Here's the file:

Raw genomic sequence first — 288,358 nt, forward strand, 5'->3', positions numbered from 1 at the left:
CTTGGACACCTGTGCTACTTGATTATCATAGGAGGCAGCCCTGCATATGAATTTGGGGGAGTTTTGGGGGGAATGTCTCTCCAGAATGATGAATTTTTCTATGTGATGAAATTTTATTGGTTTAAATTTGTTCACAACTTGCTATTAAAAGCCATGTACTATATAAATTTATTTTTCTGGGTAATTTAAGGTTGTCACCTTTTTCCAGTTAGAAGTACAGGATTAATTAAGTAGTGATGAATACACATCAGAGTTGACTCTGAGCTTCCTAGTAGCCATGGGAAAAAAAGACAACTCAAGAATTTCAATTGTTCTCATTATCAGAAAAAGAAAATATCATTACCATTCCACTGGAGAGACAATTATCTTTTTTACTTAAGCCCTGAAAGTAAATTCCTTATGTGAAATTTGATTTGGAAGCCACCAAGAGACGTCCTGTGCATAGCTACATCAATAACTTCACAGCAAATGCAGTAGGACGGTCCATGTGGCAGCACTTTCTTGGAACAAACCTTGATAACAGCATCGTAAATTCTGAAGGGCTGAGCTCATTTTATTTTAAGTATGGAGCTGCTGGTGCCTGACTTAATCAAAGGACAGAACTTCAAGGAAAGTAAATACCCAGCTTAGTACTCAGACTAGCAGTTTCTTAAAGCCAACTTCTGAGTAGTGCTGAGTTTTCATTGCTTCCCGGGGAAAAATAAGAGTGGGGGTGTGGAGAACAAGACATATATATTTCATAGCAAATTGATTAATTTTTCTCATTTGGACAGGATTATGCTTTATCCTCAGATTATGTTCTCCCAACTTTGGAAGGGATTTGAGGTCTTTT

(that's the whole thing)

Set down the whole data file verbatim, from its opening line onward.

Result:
Raw genomic sequence first — 288,358 nt, forward strand, 5'->3', positions numbered from 1 at the left:
CTTGGACACCTGTGCTACTTGATTATCATAGGAGGCAGCCCTGCATATGAATTTGGGGGAGTTTTGGGGGGAATGTCTCTCCAGAATGATGAATTTTTCTATGTGATGAAATTTTATTGGTTTAAATTTGTTCACAACTTGCTATTAAAAGCCATGTACTATATAAATTTATTTTTCTGGGTAATTTAAGGTTGTCACCTTTTTCCAGTTAGAAGTACAGGATTAATTAAGTAGTGATGAATACACATCAGAGTTGACTCTGAGCTTCCTAGTAGCCATGGGAAAAAAAGACAACTCAAGAATTTCAATTGTTCTCATTATCAGAAAAAGAAAATATCATTACCATTCCACTGGAGAGACAATTATCTTTTTTACTTAAGCCCTGAAAGTAAATTCCTTATGTGAAATTTGATTTGGAAGCCACCAAGAGACGTCCTGTGCATAGCTACATCAATAACTTCACAGCAAATGCAGTAGGACGGTCCATGTGGCAGCACTTTCTTGGAACAAACCTTGATAACAGCATCGTAAATTCTGAAGGGCTGAGCTCATTTTATTTTAAGTATGGAGCTGCTGGTGCCTGACTTAATCAAAGGACAGAACTTCAAGGAAAGTAAATACCCAGCTTAGTACTCAGACTAGCAGTTTCTTAAAGCCAACTTCTGAGTAGTGCTGAGTTTTCATTGCTTCCCGGGGAAAAATAAGAGTGGGGGTGTGGAGAACAAGACATATATATTTCATAGCAAATTGATTAATTTTTCTCATTTGGACAGGATTATGCTTTATCCTCAGATTATGTTCTCCCAACTTTGGAAGGGATTTGAGGTCTTTT